Figures from the Health and Social Care Information Centre reveal that mothers are breastfeeding their babies for longer than they did in studies compiled in 2010 and 2005; with one in three mothers still doing so at six months.
The study also showed that mothers were most likely to breastfeed if they fell into one of the following categories’; aged over 30, from a minority ethnic group, university educated or living in affluent areas.
The three most common reasons given by mothers who stopped breastfeeding were: baby rejecting the breast, mother experiencing painful breasts, and mothers’ fears that the milk supply was insufficient.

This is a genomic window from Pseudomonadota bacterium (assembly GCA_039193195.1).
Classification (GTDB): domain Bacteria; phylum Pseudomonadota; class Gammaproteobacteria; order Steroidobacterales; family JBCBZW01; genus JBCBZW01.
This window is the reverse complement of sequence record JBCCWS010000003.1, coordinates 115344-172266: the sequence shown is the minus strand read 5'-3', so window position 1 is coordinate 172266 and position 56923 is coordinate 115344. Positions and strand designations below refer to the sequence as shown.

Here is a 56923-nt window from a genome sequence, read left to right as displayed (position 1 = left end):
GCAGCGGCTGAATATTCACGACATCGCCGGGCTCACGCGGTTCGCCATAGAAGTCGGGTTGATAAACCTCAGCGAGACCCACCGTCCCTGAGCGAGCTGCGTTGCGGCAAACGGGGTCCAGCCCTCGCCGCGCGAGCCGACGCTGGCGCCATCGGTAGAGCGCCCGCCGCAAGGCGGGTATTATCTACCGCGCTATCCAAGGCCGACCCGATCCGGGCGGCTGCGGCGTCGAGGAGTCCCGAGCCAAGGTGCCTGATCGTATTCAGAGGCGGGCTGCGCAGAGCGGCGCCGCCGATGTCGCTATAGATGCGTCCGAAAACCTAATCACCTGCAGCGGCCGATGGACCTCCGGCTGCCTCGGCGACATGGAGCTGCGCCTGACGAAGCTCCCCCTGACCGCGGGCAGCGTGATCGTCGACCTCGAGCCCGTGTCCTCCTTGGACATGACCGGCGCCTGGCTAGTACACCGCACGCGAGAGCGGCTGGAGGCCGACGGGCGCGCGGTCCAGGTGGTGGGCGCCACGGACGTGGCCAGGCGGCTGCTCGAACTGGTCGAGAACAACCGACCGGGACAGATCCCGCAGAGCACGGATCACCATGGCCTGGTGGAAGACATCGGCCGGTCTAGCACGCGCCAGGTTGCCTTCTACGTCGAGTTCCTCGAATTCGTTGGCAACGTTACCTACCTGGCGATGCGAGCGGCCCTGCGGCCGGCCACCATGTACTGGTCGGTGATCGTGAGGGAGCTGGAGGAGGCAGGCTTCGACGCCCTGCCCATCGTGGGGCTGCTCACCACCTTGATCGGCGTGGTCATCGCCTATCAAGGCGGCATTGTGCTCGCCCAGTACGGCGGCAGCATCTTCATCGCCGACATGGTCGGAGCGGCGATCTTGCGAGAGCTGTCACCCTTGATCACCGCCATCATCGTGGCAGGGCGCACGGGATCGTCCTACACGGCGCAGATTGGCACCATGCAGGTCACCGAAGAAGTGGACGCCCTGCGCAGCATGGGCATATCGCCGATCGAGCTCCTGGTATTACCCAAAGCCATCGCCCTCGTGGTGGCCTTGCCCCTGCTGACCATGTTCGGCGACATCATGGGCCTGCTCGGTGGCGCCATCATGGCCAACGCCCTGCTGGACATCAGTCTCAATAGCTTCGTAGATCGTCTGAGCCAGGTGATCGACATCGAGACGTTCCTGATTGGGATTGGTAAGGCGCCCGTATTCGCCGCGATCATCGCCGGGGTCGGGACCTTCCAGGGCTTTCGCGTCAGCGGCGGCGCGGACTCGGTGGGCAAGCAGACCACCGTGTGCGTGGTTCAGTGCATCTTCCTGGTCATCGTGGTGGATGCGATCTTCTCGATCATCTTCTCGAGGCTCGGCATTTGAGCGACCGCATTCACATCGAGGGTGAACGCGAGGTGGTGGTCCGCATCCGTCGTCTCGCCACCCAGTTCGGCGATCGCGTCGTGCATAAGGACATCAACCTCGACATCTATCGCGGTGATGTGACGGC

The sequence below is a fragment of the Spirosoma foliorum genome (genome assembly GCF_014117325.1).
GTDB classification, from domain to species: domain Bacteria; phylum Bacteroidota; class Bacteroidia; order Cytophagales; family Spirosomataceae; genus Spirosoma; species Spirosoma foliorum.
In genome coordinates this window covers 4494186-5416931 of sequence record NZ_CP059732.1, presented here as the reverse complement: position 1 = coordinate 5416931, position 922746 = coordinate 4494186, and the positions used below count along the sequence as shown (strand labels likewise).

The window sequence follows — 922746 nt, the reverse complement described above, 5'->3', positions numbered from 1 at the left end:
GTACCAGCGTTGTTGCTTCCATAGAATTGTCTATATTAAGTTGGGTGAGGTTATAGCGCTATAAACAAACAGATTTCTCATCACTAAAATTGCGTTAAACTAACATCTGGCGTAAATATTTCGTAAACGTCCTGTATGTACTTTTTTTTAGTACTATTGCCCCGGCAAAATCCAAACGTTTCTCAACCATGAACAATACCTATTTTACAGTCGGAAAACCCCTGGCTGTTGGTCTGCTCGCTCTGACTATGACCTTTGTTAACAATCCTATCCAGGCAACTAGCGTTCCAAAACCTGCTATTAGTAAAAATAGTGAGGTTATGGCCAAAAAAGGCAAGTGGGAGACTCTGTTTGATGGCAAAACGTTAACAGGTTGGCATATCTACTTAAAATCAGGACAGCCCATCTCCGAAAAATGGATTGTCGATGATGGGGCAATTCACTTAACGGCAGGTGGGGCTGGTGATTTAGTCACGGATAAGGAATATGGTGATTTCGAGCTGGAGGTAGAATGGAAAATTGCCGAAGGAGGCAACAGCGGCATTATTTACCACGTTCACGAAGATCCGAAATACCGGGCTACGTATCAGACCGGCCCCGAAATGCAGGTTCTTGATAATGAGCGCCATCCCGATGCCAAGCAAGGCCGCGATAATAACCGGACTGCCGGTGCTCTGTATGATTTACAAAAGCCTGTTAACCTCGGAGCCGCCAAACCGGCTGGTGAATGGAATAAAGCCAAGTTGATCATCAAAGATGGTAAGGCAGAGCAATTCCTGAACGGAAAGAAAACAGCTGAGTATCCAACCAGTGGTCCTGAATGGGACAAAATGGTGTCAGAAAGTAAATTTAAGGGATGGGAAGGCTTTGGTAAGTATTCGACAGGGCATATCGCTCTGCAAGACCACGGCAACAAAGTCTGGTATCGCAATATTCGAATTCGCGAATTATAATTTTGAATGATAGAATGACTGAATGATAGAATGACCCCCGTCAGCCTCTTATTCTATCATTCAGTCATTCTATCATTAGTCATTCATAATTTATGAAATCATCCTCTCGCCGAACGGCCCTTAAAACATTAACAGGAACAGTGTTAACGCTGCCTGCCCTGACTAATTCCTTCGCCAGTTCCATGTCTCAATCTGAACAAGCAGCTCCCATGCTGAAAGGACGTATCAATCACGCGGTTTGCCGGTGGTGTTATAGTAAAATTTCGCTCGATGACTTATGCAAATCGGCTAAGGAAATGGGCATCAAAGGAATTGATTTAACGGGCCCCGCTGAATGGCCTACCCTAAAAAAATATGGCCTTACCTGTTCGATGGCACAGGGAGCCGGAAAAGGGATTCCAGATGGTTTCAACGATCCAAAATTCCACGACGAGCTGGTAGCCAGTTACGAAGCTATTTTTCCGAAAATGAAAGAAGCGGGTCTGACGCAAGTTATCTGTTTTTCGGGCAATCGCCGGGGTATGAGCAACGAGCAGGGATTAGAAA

Louise Silverton, the Royal College of Midwives Director for Midwifery, welcomed the rise but suggests there is still work to be done and said: “There needs to be a sea change in public attitude towards breast feeding in public places and more need to be done to increase the visibility of breast feeding and its acceptability in public. We are concerned that due to staff shortages women may not be getting the postnatal support they need from midwives whilst they establish breast feeding in the early days after birth, due to lack of time and resources for midwives to spend with women”.